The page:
Blind Hockey is the same exhilarating, fast-paced sport as Ice Hockey with only one main difference – all of the players are legally blind. Players must be classified as eligible in one of the three International Blind Sports Federation (IBSA) classifications.
The most significant modification is that the sport features an adapted puck that makes noise, and is both bigger and slower than a traditional puck. Players’ levels of vision range from legally blind – approximately 10% vision or less – to totally blind, with the lowest vision athletes playing defence or goal. Blind Hockey is an excellent spectator sport as it is easily recognizable to the average hockey fan, with minimal rule adaptations to help with gameplay and player safety.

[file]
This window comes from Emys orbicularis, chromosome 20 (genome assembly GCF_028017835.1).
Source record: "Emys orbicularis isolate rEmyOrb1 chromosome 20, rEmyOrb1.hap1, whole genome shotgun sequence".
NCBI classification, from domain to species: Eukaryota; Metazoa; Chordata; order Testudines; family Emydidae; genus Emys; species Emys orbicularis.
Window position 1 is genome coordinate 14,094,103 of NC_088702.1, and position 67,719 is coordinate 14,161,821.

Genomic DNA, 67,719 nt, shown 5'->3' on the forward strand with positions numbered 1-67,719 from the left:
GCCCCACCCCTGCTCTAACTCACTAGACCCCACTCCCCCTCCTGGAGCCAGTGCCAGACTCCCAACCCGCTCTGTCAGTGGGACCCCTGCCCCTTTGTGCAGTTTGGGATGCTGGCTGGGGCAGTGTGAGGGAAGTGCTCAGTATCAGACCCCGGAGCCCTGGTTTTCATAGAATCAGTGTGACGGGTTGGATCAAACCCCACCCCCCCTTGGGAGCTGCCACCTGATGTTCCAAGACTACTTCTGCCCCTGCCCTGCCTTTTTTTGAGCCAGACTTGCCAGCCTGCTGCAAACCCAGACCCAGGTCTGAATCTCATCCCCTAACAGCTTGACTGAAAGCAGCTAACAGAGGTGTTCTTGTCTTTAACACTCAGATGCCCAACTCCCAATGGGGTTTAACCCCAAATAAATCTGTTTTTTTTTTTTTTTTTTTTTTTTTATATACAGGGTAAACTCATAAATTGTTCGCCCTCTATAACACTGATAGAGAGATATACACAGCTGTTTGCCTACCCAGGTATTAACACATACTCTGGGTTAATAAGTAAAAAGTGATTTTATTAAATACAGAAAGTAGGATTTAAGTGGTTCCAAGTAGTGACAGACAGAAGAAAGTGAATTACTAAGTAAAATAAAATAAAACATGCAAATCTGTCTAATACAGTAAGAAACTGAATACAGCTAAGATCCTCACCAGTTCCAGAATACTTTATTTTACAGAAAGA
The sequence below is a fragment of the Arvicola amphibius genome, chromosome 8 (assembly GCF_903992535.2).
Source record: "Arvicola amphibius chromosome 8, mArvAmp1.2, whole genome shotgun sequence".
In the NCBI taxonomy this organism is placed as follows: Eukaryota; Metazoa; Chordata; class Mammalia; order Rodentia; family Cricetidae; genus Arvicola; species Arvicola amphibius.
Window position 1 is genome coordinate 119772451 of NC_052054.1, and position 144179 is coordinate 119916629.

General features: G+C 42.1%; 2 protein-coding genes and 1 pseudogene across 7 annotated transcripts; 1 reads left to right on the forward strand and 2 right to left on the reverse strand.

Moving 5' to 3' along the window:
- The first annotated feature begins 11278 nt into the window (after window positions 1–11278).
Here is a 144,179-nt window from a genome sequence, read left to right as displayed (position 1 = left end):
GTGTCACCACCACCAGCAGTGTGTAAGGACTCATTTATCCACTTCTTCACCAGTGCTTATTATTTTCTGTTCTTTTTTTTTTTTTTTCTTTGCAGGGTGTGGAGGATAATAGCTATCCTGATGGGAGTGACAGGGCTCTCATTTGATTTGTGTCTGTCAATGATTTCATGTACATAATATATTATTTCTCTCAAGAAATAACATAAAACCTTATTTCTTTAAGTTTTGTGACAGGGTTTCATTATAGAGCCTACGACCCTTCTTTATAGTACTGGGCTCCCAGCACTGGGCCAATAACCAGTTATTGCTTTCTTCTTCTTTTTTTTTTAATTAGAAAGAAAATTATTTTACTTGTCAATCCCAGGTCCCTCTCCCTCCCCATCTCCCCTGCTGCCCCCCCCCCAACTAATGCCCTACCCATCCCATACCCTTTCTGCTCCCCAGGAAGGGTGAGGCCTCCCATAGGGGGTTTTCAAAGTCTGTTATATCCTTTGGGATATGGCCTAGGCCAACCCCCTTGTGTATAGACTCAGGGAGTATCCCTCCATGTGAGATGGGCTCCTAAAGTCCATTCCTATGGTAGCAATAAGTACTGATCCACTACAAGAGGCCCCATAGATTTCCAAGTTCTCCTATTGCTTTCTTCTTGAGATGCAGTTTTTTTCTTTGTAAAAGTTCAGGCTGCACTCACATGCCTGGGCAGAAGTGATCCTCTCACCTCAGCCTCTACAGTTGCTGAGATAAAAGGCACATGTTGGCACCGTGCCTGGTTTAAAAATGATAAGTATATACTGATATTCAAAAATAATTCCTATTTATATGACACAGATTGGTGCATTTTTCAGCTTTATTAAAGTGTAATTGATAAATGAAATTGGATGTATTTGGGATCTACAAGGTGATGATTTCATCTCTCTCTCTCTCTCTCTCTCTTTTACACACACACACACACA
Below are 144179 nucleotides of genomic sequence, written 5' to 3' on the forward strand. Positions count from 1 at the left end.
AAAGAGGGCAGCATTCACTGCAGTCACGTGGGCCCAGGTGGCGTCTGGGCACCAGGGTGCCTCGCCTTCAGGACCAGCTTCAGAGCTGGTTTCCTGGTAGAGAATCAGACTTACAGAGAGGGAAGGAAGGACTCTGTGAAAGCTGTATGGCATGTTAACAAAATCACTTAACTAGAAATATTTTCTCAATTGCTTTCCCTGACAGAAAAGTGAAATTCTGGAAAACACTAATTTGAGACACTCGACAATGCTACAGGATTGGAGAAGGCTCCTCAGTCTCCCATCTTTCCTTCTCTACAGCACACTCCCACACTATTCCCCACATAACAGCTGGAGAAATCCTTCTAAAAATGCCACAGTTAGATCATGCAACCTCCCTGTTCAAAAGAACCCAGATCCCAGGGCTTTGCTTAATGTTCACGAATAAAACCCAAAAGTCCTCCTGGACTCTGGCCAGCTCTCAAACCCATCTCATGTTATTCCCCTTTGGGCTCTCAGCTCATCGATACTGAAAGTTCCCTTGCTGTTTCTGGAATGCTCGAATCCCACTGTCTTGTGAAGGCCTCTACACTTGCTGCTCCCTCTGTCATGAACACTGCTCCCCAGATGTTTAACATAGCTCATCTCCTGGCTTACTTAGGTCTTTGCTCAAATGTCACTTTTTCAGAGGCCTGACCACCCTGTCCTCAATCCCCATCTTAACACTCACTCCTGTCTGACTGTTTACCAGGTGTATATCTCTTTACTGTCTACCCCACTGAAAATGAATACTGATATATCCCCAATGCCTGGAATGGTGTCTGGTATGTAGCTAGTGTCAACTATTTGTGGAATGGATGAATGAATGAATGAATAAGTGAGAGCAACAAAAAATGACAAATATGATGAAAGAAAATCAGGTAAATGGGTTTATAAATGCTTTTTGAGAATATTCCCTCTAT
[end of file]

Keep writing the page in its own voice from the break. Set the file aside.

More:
- Custom 3 foot high nets are used rather than the traditional 4 foot nets to keep the puck low and near the ice so it can make noise and be tracked aurally.
- Teams must complete one pass prior to being able to score in the attacking half of the rink – this provides both the low vision defence and the goalie an extra opportunity to track the puck.
- The game is played with standard IIHF safety protocols including no-touch icing, and crease violations to ensure utmost player safety.
- All players must wear full protective gear including face mask.